It’s Lent. A time of reflection and sacrifice. And frustration. I mean redemption. In this house that means no meat. None. Not even chicken. And that’s every Mom’s go-to protein. Chicken doesn’t even make it out of the freezer for 40 days and 40 nights. Jimmy and I always laugh at how all we want is super hot chicken wings. Not fried… baked, to a crispy, bone sucking engorgement. We have fish and lots of shrimp but after a while defeat and resignation set in and you don’t even try to pretend to be satisfied with panko shrimp, tarragon salmon or deep-fried, cornmeal dusted dolphin. Jimmy and I are meant for each other because he wants the drumstick part of the wings while all I want is that little, skinny, crispy, wing thing. But that’s not going to happen for a while. When I was growing up Lent was absolutely miserable. Dad and Grandpa would go every Friday to Bahia Mar where, at that time, they sold freshly caught fish to the public. There weren’t any charter boats, just fishing and pleasure. They’d bring home some fresh pompano or snapper, cleaned and fileted. Cynthia and I would just die. Mama would take that fish, put it in a Pyrex dish, dot it with a little “oleo” and put it in the oven for 45 minutes or so. Then she’d pull it out and look at it, we’d hear her murmuring to herself, “Well, you never know…it IS fish…I’d better bake it a little longer”. Half an hour later, “Everybody”, she’d sing out, “Dinner’s ready!!” It was just vile. Pair THAT with a few boiled wax beans or boiled broccoli florets and a glass of milk and that just about sums up a Friday night dinner at the Wattley’s. No salt, no pepper, no garlic, no NUTHIN’. It was grim. Tonight we’re having cold Old Bay shrimp with homemade cocktail sauce and Caesar salad. Way better than freshly caught pompano baked for an hour and a half…”oooohhhh, I don’t know…it IS fish.” I know I make Mama sound just awful but, other than her attempts at cooking, she was really terrific. She ALWAYS looked like a million bucks, lipstick and jewelry on, not a hair out-of-place. A rockin’ little figure, too, and that’s after FOUR kids. We had a carpool for school, and other moms would drive us with cigarettes hanging out of their mouths, curlers in their hair and their bathrobes on. I’m talking about wealthy, socially prominent women, NOT hausfrauen. And they swore. They didn’t want to be there, probably had the hangover of death, and they had to drive children four minutes away to grade school. Mama didn’t smoke. And Mama never, ever swore. I remember one argument we had, we were always butting heads, and Mama raised her voice at me and said, “Do you want me to be like those OTHER mothers? HHHHMMMM? The ones who use that word, YOU KNOW”. And she spelled it out, “F-O-U-C-K!” That’s how foreign it was to her. She didn’t even know how to spell it, she would just as soon have stood on her head than say a dirty word. And Mama was the very example of decorum. Only don’t give her a piece of fish to cook. So, here’s to a Friday with flavor. Did I mention how much better Jimmy and feel going without meat? Unbelievably better. But no worries. We’ll be back to cow and pig soon enough.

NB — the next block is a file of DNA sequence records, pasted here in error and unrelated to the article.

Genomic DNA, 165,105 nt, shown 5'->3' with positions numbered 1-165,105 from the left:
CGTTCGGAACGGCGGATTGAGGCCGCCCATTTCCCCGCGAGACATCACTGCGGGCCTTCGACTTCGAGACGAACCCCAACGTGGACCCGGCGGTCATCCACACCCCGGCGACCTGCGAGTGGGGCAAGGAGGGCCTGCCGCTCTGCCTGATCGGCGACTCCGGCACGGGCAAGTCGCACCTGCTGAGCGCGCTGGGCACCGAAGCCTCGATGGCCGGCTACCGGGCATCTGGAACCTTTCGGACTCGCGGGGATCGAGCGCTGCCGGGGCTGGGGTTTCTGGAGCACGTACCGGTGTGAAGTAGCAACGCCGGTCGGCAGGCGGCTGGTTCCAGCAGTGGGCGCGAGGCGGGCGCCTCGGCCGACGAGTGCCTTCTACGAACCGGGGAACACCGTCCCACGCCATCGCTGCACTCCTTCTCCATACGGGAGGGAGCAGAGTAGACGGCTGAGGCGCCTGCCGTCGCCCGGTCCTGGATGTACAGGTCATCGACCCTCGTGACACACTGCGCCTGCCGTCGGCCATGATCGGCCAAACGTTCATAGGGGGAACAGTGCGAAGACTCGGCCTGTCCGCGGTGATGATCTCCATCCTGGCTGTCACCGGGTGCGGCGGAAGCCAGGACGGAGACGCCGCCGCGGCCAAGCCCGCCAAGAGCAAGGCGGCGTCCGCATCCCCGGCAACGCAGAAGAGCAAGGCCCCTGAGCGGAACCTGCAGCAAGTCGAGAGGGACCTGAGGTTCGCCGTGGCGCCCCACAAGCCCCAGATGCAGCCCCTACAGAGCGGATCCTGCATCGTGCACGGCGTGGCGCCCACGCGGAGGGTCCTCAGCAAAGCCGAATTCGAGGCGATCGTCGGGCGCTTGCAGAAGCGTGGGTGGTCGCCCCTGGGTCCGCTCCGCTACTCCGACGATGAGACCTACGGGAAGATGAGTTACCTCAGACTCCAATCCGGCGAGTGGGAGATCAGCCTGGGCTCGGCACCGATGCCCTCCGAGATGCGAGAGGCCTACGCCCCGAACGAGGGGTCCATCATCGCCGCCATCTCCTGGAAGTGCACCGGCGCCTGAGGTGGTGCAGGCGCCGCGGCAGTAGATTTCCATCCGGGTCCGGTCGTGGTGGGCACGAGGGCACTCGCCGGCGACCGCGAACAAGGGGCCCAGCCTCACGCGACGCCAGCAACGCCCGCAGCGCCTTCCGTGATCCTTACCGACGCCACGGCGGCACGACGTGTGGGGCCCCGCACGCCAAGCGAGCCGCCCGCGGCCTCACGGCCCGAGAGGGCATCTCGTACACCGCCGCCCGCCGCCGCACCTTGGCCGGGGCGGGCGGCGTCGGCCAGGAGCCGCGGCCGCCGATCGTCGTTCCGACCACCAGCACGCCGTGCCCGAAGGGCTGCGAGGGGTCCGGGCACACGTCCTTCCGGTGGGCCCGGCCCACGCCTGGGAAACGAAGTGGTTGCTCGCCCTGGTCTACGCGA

You’ll want to make your cocktail sauce first so it can chill properly. It’s unbelievably easy and tastes a thousand times better than bottled stuff. I love ice-cold shrimp so I prepare both sauce and shrimp in the afternoon to give both enough time in the refrigerator. I buy the largest shrimp I can afford and try to get the e-z peel ones as they’ve been deveined as well. One less step for me. I lean towards pick-up food to serve with it, since your hands get a little damp from the shrimp. So asparagus chilled with a lemon vinaigrette or haricot vert with the same vinaigrette pair with the shrimp nicely. Some garlic, whole grain crostini and, baby, looks like you’ve got dinner.
Old Bay Shrimp with Homemade Cocktail Sauce
- 1 12 ounce bottle chili sauce, I like Heinz
- 1 5 ounce bottle prepared horseradish, NOT sauce. I like extra hot.
- 1/2 lemon, juiced
Mix one half of the chili sauce, 2 or 3 teaspoons of horseradish and the lemon juice. Taste and adjust to your liking. Chill until ready to serve.
Old Bay Shrimp
- 2 pounds of the largest shrimp you can afford, try to get e-z peel. If e-z peel’s not available you’re going to have to devein but leave the shell on all those shrimp. It’s a bit of work and you want to leave the shells on as they help keep the shrimp tender. If you do have to devein, using a small, sharp knife, cut just through the shell, from the outside, starting from the tail to the top. Carefully pull out the dirt line and move to the next shrimp. I’d REALLY try to get e-z peel if I were you.
- 2 tablespoons Old Bay Seasoning
- 1-2 teaspoons salt
- 1 cup white or apple cider vinegar
- 1 cup water
In a medium, non-reactive pot, combine Old Bay, salt, vinegar and water. Bring to a boil and add shrimp making sure to cover shrimp well with liquid. Cover, turn off heat and steam ’til tender. It only takes a few minutes. Make sure not to boil or overcook. Oh my gosh, they’re so good! And cold the next day? Sublime.
thanks for the reciepe,, i will try it even if its FISH.. we are eating fasoulaika with potatoes, no potatoes, with carrots, no carrots,, next is the FISH
It doesn’t end!!!!!